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Hollywood Romanticizing Killers

Ella Estopare, Online Editor & Columnist

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Over the course of 2018 and 2019, Hollywood seems to have focused much of its efforts on creating movies that delve into the insanity of killers. Classic horror flicks such as “Silence of the Lambs,” “The Shining” and “Saw” have sparked many remakes in modern day, but Hollywood has also recently started to focus upon reality instead of fiction; we’re seeing a new fascination in serial killers. In 2018, “My Friend Dahmer” dissected the troubled childhood of notorious serial killer Jeffrey Dahmer, and now in 2019, we are preparing for “Extremely Wicked, Shockingly Evil, and Vile,” the story of Ted Bundy. Some critics, however, have a bone to pick with the director.

May 3rd, a new movie feeding the fad on serial killers “Extremely Wicked, Shockingly Evil, and Vile,” is being released. The movie is about Ted Bundy, played by Zac Efron, an American serial killer who is believed to have killed over 100 young women. The movie is set recount the story of Ted Bundy’s girlfriend/future wife, Carole Ann Boone, played by Lily Collins. Even though there have been a few older movies that have been about Ted Bundy’s murder spree, there is considerable backlash preceding the movie’s release; is the director of the film romanticizing Ted Bundy and his actions?

Several critics shaming the film have said that the casting of a Hollywood heart throb romanticizes Ted Bundy, a convicted serial murderer, rapist and necrophile. Kevin Fallon, a critic at the Daily Beast, says the film has “a responsibility, to explore the macabre charisma and ensuing fame that erected the tent around the Ted Bundy circus.” Fallon also expressed that he was disappointed in the film, saying that “any exploration into how that played into his murder spree, or even any other insight into Bundy and his psyche aside from his narcissistic desire for attention,” was lacking. Even celebrities have responded to the movie’s casting. “The wink is extremely disturbing, and the romanticization of a serial killer is exactly why these sick [expletive] continue to do things like this to women,” Lauren Jauregui, singer and former Fifth Harmony member tweeted. Joe Berlinger, director of “Extremely Wicked, Shockingly Evil, and Vile” denies claims that the film glorifies Ted Bundy or his actions.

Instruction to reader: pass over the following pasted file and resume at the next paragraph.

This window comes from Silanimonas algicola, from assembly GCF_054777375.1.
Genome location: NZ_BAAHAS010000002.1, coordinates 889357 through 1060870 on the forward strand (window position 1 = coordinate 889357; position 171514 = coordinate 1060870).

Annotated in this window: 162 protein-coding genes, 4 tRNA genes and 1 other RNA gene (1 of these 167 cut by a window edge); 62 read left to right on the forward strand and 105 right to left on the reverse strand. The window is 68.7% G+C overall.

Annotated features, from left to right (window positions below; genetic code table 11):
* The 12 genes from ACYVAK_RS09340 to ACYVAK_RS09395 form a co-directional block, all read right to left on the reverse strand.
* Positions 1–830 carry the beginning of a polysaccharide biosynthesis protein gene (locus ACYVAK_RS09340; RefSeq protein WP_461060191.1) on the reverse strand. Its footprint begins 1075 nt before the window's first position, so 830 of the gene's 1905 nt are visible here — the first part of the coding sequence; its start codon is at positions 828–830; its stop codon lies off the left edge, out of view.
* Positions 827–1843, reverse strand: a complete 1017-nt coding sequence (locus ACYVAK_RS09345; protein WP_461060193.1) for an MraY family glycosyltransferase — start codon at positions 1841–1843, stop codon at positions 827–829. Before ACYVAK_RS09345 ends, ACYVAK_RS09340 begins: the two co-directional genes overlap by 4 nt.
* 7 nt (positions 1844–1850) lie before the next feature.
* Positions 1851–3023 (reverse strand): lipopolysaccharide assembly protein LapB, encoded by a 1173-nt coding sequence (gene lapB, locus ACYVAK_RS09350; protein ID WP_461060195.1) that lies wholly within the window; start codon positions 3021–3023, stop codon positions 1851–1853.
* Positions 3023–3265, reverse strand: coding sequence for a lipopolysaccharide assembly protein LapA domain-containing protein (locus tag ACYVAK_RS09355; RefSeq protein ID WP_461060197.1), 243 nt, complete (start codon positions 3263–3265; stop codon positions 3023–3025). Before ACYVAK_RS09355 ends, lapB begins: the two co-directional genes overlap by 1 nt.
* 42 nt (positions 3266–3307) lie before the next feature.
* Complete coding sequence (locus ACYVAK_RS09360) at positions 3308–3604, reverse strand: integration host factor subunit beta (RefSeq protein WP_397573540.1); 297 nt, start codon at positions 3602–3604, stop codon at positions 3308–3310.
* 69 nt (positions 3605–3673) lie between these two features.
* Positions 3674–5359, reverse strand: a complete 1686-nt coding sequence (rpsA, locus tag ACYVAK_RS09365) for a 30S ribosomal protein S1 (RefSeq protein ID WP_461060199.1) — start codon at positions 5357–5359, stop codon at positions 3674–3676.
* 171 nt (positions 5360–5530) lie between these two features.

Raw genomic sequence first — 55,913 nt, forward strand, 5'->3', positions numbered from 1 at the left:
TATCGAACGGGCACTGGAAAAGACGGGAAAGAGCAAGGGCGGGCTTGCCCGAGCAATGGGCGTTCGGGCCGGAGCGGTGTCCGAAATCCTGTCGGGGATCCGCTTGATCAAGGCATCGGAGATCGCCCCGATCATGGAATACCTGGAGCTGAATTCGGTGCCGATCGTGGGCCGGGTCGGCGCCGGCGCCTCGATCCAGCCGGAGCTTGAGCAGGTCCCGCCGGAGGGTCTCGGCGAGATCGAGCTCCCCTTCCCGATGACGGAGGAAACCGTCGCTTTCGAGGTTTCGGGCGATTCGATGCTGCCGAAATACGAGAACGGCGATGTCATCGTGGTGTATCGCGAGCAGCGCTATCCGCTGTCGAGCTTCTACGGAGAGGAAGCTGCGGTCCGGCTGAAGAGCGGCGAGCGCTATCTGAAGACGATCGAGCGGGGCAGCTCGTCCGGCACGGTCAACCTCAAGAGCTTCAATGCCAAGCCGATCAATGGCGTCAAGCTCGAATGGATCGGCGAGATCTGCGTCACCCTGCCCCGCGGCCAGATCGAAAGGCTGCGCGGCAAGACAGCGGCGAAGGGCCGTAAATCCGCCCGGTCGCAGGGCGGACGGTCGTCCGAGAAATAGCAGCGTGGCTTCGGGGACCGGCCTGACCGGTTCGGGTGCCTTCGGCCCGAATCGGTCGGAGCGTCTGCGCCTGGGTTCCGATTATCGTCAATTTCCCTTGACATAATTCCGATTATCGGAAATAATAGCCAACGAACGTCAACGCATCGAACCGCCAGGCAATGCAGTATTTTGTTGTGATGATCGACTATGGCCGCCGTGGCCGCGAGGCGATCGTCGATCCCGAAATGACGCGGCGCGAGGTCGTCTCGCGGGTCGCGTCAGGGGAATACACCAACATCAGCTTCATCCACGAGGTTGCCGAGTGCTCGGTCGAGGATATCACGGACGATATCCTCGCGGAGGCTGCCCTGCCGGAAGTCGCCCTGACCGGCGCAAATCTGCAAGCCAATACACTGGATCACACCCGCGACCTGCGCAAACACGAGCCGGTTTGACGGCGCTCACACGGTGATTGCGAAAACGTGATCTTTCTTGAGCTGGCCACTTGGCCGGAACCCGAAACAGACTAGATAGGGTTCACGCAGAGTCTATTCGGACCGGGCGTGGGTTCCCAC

The official first trailer of “Extremely Wicked, Shockingly Evil, and Vile” features an attractive Zac Efron charismatically winking at the camera in his courtroom scene, a shot that has horrified those who are critical of the film. However, the scene was meant to showcase Ted Bundy’s charm and display to viewers how Bundy lured his victims. Described by his few friends and family members as an extremely intelligent and alluring character, Ted Bundy attracted his victims by using his deceptive charm and his smarts to manipulate them into believing they were safe. “My Friend Dahmer,” which also starred a former Disney star, received no criticism for its casting.

“Extremely Wicked, Shockingly Evil, and Vile,” uses Zac Efron as a canvas; director Joe Berlinger guides viewers through Bundy’s process of capturing his victims by accurately painting him as an attractive, clever and extremely manipulative man. The charm that Zac Efron portrays in the movie is misconstrued by critics as romanticization, but is ultimately just one of Ted Bundy’s killer skills.

About the Writer
Ella Estopare, Online Editor & Columnist

Ella is a senior at Neuqua Valley and a second year member of The Echo. She is a member of the Chinese Honors Society at Neuqua and the build crew of Neuqua's...

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Hollywood Romanticizing Killers